EMAIL THIS PAGE TO A FRIEND

PloS one

A cytoplasmic domain mutation in ClC-Kb affects long-distance communication across the membrane.


PMID 18648499

Abstract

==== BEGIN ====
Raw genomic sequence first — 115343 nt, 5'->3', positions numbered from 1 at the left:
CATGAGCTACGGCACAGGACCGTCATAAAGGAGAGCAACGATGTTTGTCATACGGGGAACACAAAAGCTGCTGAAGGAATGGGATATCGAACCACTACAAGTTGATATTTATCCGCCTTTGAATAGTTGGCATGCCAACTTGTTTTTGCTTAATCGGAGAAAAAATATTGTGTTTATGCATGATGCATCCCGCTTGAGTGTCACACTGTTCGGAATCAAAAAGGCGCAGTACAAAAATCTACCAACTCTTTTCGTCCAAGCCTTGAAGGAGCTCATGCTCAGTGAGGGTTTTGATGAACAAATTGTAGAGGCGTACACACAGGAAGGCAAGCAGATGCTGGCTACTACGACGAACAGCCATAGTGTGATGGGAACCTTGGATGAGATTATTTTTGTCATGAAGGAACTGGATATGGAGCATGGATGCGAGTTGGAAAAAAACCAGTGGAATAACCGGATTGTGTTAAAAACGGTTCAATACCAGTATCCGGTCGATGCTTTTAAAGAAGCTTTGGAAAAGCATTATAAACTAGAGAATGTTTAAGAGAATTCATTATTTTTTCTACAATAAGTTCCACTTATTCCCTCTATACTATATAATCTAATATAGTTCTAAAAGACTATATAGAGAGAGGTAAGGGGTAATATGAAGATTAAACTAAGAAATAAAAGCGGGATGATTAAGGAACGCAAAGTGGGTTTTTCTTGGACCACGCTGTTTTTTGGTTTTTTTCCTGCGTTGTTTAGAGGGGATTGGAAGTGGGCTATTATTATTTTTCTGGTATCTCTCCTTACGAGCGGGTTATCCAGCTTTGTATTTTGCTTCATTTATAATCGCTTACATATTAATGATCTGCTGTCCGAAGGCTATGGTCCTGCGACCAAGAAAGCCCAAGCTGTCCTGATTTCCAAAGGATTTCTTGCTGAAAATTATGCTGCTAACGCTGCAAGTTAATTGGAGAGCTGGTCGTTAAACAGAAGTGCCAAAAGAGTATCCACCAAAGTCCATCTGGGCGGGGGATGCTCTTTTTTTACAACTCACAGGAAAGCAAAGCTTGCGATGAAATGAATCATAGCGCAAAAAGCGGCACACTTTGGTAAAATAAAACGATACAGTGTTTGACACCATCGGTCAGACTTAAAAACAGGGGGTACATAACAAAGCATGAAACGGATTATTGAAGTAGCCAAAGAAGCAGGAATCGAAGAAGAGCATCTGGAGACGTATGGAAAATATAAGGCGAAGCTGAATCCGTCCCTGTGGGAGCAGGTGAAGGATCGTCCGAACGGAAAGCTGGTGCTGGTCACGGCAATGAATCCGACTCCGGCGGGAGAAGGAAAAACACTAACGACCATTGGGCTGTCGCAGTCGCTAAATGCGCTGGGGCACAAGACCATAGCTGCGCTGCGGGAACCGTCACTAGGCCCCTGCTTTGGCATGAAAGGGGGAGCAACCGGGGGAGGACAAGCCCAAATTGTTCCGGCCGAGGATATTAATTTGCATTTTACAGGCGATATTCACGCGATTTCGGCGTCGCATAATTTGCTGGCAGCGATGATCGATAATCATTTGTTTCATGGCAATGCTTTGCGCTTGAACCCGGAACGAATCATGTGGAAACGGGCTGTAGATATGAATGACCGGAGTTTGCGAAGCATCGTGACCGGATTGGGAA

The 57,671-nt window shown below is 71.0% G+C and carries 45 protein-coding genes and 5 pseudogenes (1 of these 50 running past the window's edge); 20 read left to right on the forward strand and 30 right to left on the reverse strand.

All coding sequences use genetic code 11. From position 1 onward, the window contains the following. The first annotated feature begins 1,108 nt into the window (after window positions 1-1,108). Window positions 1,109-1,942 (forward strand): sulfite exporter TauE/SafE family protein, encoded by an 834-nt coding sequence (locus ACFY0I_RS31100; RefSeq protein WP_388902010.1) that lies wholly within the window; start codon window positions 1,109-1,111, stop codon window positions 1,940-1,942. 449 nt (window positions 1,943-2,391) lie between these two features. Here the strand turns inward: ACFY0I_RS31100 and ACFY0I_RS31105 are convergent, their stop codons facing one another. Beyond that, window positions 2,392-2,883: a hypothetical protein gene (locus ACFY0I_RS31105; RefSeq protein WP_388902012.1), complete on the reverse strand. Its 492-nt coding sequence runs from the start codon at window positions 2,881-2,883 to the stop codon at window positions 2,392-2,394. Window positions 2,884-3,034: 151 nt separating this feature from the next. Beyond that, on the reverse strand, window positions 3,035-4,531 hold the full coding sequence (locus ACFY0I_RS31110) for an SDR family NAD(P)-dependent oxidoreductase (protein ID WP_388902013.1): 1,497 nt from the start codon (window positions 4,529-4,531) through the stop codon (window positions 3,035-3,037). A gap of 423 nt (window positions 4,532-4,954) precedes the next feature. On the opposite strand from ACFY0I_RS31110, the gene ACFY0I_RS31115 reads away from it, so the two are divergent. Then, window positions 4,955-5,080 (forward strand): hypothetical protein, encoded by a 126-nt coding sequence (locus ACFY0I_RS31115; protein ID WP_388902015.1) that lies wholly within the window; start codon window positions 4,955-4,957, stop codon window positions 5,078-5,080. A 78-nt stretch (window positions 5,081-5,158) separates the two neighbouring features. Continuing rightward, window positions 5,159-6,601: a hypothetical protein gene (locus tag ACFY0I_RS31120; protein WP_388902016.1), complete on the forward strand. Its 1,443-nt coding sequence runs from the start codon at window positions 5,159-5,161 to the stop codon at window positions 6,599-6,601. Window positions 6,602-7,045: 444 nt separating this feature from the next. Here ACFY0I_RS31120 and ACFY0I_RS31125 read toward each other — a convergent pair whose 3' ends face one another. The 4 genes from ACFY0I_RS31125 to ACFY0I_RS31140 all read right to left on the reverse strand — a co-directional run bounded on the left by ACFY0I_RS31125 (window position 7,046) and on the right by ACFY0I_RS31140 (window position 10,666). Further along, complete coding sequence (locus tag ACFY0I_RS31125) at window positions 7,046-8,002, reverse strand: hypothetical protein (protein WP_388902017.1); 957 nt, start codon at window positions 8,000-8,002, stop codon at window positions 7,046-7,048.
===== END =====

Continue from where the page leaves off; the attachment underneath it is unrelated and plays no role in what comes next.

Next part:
ClC-Kb and ClC-Ka are homologous chloride channels that facilitate chloride homeostasis in the kidney and inner ear. Disruption of ClC-Kb leads to Bartter's Syndrome, a kidney disease. A point mutation in ClC-Kb, R538P, linked to Bartter's Syndrome and located in the C-terminal cytoplasmic domain was hypothesized to alter electrophysiological properties due to its proximity to an important membrane-embedded helix. Two-electrode voltage clamp experiments were used to examine the electrophysiological properties of the mutation R538P in both ClC-Kb and ClC-Ka. R538P selectively abolishes extracellular calcium activation of ClC-Kb but not ClC-Ka. In attempting to determine the reason for this specificity, we hypothesized that the ClC-Kb C-terminal domain had either a different oligomeric status or dimerization interface than that of ClC-Ka, for which a crystal structure has been published. We purified a recombinant protein corresponding to the ClC-Kb C-terminal domain and used multi-angle light scattering together with a cysteine-crosslinking approach to show that the dimerization interface is conserved between the ClC-Kb and ClC-Ka C-terminal domains, despite the fact that there are several differences in the amino acids that occur at this interface. The R538P mutation in ClC-Kb, which leads to Bartter's Syndrome, abolishes calcium activation of the channel. This suggests that a significant conformational change--ranging from the cytoplasmic side of the protein to the extracellular side of the protein--is involved in the Ca(2+)-activation process for ClC-Kb, and shows that the cytoplasmic domain is important for the channel's electrophysiological properties. In the highly similar ClC-Ka (90% identical), the R538P mutation does not affect activation by extracellular Ca(2+). This selective outcome indicates that ClC-Ka and ClC-Kb differ in how conformational changes are translated to the extracellular domain, despite the fact that the cytoplasmic domains share the same quaternary structure.